“It’s an account of a time all of us were going through,” McKagan said in a Geffen Records press release from 1987. “We didn’t have money, but we had a lot of hangers-on and girls that we could basically live off of. Things were just too easy.”

Slash added: “There’s a lot to say for that period of time when you start to lose the excitement of chasing chicks. You start going after really bizarre girls, like librarians and stuff, just to catch them and say I finally went out and caught a girl that wouldn’t be my normal date. Because everything else was starting to get ... it’s so easy.”

The song is also notable for Rose's vocal. Most of his singing on Appetite for Destruction was in a much higher register, making “It’s So Easy” stand out with a deeper drawl. Rose found some of his influence in a dating-service advertisement.

“I got the greatest picture,” Axl told Hit Parader in 1988. “I cut this ad out of a magazine. It’s this girl bent over so her ass is up in the air and it says, “It’s so easy.” It was an ad for Easy Dates. I sang in a low voice ’cause that fit the attitude of that song better. It wasn’t something I really thought about, I just started doing it. I just sing whatever the song deserves, and that song deserved to be sung different than the other material. It’s a hard, tight, simple punk-rock song.”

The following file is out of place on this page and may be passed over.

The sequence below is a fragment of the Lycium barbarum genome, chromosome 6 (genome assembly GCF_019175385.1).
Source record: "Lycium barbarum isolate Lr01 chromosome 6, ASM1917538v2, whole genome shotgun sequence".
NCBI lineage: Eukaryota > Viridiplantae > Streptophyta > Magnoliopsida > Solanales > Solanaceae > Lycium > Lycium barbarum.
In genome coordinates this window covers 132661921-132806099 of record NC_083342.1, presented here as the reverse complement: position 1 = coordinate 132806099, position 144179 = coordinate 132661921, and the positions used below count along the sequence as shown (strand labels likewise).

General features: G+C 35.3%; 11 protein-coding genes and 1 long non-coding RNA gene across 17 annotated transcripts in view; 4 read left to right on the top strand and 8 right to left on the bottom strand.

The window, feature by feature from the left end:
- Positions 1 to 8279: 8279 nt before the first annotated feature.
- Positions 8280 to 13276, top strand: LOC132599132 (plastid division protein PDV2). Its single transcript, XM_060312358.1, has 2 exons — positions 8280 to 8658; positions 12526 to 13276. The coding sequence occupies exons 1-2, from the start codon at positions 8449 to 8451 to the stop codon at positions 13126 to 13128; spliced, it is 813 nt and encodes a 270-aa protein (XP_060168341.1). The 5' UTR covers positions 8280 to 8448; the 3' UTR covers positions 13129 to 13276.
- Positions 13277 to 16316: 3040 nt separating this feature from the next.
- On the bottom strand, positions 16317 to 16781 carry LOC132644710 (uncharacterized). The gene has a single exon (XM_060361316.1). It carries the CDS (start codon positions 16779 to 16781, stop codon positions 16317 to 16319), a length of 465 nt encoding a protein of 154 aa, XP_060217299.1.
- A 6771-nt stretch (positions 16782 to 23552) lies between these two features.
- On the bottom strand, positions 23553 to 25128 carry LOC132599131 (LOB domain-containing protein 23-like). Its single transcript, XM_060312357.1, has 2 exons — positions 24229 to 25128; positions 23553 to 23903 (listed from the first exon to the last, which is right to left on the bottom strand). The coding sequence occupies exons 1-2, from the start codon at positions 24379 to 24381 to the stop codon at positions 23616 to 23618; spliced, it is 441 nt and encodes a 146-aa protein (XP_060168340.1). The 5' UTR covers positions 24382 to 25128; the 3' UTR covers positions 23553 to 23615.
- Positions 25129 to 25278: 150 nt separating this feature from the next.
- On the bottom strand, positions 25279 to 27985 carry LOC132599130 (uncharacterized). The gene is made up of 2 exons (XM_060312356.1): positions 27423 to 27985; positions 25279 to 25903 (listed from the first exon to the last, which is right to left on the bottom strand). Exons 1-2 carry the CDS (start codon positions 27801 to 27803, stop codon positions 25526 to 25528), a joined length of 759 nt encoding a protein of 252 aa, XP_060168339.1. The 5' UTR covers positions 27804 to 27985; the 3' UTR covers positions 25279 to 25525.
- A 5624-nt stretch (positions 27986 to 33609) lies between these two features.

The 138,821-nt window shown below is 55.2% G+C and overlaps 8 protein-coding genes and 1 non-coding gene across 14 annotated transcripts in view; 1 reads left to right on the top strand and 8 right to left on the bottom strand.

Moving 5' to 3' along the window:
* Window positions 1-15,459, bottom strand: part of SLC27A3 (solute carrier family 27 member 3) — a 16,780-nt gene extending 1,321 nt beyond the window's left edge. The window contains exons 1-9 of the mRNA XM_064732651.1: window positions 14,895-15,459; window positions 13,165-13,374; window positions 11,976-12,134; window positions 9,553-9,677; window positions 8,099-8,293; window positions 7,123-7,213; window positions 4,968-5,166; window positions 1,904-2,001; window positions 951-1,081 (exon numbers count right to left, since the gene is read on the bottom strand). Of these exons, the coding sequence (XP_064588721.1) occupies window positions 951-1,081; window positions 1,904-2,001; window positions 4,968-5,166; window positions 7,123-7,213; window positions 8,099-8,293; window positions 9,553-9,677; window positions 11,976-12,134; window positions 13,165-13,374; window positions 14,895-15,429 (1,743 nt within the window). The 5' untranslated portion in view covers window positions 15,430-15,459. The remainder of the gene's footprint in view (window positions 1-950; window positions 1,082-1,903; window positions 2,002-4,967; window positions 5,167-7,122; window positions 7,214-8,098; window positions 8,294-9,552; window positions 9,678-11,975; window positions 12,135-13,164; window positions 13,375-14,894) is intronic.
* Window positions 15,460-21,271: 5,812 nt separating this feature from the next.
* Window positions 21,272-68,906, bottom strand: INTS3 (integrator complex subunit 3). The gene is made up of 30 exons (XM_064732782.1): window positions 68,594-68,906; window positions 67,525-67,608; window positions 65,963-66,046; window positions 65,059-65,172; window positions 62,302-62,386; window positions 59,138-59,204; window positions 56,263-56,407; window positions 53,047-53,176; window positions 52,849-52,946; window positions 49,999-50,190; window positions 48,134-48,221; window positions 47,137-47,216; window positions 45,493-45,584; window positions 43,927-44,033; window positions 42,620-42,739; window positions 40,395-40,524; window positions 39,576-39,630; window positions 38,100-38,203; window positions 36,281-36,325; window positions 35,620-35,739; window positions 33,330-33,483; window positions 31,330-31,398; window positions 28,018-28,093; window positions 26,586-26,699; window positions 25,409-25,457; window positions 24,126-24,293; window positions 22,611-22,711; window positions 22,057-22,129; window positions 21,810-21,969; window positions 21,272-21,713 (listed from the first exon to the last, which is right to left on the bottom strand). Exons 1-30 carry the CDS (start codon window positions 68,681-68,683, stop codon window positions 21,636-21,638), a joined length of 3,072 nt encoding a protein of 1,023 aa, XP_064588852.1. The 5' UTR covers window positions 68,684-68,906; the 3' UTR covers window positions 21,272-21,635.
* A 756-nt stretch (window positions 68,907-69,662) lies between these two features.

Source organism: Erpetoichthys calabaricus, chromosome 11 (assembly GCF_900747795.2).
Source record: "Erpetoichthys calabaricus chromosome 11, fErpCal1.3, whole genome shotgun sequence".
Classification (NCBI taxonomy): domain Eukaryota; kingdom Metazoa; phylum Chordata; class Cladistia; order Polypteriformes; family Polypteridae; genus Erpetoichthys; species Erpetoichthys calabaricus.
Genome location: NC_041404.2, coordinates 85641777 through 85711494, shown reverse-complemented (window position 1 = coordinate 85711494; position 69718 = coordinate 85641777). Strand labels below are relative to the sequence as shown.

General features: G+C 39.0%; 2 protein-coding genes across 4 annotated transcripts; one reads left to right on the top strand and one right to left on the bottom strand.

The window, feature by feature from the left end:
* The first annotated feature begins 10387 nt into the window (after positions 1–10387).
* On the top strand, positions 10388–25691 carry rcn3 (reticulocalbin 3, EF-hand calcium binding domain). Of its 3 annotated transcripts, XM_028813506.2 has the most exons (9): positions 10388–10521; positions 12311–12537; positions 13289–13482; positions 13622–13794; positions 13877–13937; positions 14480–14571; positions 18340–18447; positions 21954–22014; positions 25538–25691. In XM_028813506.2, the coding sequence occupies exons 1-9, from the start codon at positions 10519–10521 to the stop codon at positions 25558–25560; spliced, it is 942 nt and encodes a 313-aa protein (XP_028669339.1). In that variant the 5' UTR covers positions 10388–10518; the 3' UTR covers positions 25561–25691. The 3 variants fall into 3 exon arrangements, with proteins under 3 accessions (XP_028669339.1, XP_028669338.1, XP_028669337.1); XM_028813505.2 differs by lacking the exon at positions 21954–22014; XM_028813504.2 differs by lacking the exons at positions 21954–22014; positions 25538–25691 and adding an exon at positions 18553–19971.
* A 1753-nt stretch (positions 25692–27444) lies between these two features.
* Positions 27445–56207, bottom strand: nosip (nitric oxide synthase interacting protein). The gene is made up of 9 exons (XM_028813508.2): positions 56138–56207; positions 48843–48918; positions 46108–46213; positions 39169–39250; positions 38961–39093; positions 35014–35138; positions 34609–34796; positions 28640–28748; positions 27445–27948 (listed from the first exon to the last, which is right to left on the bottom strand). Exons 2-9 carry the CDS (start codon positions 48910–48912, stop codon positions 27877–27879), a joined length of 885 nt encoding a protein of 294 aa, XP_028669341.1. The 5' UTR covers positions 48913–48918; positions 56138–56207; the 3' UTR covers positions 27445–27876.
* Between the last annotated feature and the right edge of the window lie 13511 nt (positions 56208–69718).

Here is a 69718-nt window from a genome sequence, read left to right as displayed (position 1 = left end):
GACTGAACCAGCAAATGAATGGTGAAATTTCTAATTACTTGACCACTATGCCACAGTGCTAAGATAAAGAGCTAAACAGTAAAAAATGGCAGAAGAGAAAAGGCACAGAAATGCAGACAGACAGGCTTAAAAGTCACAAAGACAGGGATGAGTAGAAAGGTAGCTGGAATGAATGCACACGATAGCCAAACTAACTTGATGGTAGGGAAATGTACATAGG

Watch Guns N' Roses Video for 'It's So Easy'

“It’s So easy” was designed to be the first taste of Guns N’ Roses and was released as the lead single for Appetite for Destruction on June 15, 1987. Put out as a 7” double A-side with “Mr. Brownstone” on the flip, and as a four-track 10” where it was coupled again with “Mr. Brownstone” and had the Hollywood Rose cover “Shadow of Your Love” and “Move to the City,” it didn’t chart in the U.S. In the U.K., it barely cracked the Top 100 at No. 84.

A video for “It’s So Easy” was compiled from various live footage of the group playing in Los Angeles, primarily at the Cathouse. One night during filming, David Bowie – who had once dated Slash’s mother – showed up and apparently hit on Rose’s girlfriend Erin Everly, the inspiration for “Sweet Child O’ Mine.” Fisticuffs reportedly ensued and the Bowie was thrown offset.